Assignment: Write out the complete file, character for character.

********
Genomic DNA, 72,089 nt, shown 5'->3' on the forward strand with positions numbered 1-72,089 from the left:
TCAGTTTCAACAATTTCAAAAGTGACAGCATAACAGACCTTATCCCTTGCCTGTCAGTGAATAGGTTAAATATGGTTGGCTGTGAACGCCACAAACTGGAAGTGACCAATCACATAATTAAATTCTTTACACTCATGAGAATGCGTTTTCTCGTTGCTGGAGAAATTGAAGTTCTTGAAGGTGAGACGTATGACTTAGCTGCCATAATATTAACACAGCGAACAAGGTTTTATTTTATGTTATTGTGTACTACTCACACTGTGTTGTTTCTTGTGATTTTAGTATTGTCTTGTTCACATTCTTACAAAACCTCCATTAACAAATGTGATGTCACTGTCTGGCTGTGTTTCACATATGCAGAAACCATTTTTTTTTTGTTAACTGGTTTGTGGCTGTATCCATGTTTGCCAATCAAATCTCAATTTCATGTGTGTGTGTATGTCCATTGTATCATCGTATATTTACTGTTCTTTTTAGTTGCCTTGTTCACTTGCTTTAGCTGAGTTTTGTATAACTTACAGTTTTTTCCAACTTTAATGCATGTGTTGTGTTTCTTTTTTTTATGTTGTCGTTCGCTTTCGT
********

Genomic DNA, 72,089 nt, shown 5'->3' on the forward strand with positions numbered 1-72,089 from the left:
TCAGTTTCAACAATTTCAAAAGTGACAGCATAACAGACCTTATCCCTTGCCTGTCAGTGAATAGGTTAAATATGGTTGGCTGTGAACGCCACAAACTGGAAGTGACCAATCACATAATTAAATTCTTTACACTCATGAGAATGCGTTTTCTCGTTGCTGGAGAAATTGAAGTTCTTGAAGGTGAGACGTATGACTTAGCTGCCATAATATTAACACAGCGAACAAGGTTTTATTTTATGTTATTGTGTACTACTCACACTGTGTTGTTTCTTGTGATTTTAGTATTGTCTTGTTCACATTCTTACAAAACCTCCATTAACAAATGTGATGTCACTGTCTGGCTGTGTTTCACATATGCAGAAACCATTTTTTTTTTGTTAACTGGTTTGTGGCTGTATCCATGTTTGCCAATCAAATCTCAATTTCATGTGTGTGTGTATGTCCATTGTATCATCGTATATTTACTGTTCTTTTTAGTTGCCTTGTTCACTTGCTTTAGCTGAGTTTTGTATAACTTACAGTTTTTTCCAACTTTAATGCATGTGTTGTGTTTCTTTTTTTTATGTTGTCGTTCGCTTTCGT